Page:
The relationship between Europe's film distributors and their local TV broadcasters is peculiarly vexed and complicated.

It mingles dependency and resentment. Tensions were exacerbated around a decade ago, as the market for TV pre-sales for film contracted in an alarming fashion.

The collapse of the Kirch media group in Germany, Vivendi's problems in France and changing market conditions all combined to drive down prices.

For years, European producers had used public broadcasters to underpin their movies and to prop up market prices. All of a sudden, television, the traditional safety net for distributors and producers alike, could be relied on no longer.

'Across the board, you saw a more realistic re-evaluation of film pricing,' says Ed Fletcher, managing director of UK distribution company, Soda Pictures. 'The knock-on effect was quite radical in terms of how films are made and whether films are made.'

Hilary Davis, co-managing director of London-based sales outfit Bankside Films, calculates that prices over the past decade plummeted by up to 60%. She says those prices are yet to recover.

Financing and production plans have had to be hastily revised. 'Unless the project is initiated by or is being produced in association with a broadcaster's film division, it's exceptionally difficult to get a TV pre-sale today,' says Douglas Cummins, managing director of London-based producer-distributor Axiom Films.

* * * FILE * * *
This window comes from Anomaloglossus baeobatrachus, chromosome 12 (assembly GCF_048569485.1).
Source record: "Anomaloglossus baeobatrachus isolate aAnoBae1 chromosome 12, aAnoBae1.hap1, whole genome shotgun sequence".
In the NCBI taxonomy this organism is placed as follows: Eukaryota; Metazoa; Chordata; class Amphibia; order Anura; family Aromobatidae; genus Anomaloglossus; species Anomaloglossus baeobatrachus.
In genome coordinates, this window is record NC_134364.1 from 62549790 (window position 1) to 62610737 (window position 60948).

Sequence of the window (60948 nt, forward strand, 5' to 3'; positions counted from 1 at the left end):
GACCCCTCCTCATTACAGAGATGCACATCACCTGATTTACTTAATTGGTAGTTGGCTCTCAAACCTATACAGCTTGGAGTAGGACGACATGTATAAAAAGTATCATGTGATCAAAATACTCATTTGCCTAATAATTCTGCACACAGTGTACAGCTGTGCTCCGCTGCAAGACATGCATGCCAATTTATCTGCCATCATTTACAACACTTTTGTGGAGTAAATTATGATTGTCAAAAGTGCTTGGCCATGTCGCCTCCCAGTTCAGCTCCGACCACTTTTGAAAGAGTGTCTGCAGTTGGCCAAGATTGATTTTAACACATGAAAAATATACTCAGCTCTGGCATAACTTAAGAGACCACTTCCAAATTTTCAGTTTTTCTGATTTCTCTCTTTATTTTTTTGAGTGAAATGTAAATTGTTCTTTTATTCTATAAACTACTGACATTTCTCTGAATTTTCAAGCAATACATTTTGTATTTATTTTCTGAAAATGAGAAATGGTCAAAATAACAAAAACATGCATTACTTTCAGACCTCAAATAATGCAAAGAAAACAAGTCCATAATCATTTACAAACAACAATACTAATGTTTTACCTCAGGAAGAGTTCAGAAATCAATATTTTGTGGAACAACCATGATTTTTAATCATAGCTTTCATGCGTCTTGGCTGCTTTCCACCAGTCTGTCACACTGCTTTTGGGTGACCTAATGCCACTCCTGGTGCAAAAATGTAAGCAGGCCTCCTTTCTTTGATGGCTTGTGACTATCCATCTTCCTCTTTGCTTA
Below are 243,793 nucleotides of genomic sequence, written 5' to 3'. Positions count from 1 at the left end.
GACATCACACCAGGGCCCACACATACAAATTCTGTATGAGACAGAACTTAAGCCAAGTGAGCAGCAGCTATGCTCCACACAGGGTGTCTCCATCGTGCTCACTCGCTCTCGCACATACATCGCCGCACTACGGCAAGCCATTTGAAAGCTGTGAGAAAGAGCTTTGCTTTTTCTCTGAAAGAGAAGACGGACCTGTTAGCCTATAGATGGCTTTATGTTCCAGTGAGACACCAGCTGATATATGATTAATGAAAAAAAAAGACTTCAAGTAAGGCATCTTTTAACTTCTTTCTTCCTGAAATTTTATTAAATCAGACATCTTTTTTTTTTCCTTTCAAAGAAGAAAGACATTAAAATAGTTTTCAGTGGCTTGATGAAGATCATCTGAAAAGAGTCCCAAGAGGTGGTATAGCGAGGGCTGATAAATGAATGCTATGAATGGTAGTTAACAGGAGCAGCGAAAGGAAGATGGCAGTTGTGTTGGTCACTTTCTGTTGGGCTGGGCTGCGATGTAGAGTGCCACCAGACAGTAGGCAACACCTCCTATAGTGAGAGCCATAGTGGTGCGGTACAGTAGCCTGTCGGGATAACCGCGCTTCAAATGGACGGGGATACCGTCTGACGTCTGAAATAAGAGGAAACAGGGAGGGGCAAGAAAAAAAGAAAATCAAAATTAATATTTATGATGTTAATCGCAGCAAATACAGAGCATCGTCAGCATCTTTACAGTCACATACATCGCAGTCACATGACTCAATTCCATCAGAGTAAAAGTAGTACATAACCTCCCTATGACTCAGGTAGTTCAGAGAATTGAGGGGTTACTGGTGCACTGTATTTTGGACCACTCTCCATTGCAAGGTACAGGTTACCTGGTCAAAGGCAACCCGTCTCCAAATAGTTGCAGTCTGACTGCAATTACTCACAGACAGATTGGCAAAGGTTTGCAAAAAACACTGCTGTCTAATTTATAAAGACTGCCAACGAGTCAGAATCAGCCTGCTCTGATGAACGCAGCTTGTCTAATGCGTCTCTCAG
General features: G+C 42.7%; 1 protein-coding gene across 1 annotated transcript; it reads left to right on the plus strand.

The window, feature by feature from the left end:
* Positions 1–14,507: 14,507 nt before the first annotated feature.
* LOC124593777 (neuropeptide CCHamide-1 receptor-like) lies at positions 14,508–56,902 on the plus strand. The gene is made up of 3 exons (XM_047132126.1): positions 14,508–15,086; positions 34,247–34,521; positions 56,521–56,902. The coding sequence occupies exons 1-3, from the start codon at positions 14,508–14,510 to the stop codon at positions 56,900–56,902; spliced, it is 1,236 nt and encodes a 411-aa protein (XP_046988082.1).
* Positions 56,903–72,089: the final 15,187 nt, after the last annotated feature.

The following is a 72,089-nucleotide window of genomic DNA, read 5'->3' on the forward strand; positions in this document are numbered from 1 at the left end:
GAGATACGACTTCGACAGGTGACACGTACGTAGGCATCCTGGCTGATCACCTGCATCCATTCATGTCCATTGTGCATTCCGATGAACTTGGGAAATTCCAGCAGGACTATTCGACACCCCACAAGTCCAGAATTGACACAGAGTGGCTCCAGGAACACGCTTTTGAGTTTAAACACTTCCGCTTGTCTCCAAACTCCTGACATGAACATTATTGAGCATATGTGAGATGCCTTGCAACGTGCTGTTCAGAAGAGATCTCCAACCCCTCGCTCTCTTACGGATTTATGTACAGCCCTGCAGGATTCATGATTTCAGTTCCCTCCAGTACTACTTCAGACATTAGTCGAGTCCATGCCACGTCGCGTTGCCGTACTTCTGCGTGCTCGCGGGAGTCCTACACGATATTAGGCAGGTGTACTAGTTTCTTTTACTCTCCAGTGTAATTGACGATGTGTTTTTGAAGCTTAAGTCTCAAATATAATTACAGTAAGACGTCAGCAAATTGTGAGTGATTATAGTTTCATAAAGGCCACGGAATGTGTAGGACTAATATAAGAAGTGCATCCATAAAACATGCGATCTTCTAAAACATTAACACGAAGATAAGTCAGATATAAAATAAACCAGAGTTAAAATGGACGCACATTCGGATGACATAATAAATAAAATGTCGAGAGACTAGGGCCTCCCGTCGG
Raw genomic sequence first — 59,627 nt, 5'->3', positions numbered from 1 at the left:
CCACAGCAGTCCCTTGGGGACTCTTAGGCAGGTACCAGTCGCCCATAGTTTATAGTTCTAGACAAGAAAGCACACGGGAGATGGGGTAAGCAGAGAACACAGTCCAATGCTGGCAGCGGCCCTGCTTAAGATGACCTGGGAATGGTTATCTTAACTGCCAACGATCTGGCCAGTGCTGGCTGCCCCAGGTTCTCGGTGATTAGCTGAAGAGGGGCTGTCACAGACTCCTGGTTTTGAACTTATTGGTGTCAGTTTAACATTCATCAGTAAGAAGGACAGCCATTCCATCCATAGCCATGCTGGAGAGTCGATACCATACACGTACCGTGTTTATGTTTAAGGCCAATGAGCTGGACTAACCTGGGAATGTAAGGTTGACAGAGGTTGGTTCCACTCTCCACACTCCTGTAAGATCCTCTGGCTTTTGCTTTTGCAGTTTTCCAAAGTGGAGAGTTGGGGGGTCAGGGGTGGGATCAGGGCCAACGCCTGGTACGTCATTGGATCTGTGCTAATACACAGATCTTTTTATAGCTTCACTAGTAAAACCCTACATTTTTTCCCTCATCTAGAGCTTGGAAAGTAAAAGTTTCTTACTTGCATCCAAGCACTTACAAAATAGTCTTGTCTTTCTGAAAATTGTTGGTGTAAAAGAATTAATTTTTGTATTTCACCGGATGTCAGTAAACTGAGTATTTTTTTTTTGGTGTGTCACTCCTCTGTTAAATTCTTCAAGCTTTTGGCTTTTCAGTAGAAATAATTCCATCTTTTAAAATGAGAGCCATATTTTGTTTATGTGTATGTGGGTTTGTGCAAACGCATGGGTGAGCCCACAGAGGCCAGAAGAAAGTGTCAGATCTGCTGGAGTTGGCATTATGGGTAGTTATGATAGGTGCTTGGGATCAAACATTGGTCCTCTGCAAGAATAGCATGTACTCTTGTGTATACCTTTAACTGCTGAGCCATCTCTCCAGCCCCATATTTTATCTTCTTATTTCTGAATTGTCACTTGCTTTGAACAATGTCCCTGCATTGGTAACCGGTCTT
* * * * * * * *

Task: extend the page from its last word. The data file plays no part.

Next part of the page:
'I believe most experienced independent producers simply don't bother any longer factoring a UK TV pre-sale into their financing plans.' Selling completed films to TV is also far tougher than a decade ago.

There are examples of Cannes prize-winning movies, with $4m budgets, that have been sold to TV in the UK for as little as $3,500 (£2,000).

Broadcasters, for their part, ask whether film still works on free TV in a multi-channel era of fragmented audiences.

'There are so many platforms that films are available on before they come to terrestrial television,' says David Hollis, senior acquisition executive at UK broadcaster ITV. 'It's no great secret that the potency of so-called first-run films on terrestrial TV has diminished. The days of the 20 million (audience) for a Christmas film are gone.'

Across Europe, distributors are struggling to get their movies on to television. 'TV sales in France have become much harder, especially to premium pay-TV, ie, Canal Plus, and prices have come down a lot,' says James Velaise, president of Paris-based Pretty Pictures.

'Main reason - bad US films sold at high prices because of high-priced output deals, so less room and money for quality films.'

The one chink of light Velaise sees on the pay-TV front is the launch of Orange TV in France, which has introduced a new element of competition. However, for French distributors looking to sell to free TV, Franco-German broadcaster Arte remains 'basically the only place to go for high-end films', according to Velaise.

Andrea Occhipinti, president of Italian distributor Lucky Red, says the situation is bleak. '(Italian broadcasters) are programming fewer movies. They invest more money in the production of mini-series and reality TV,' he explains.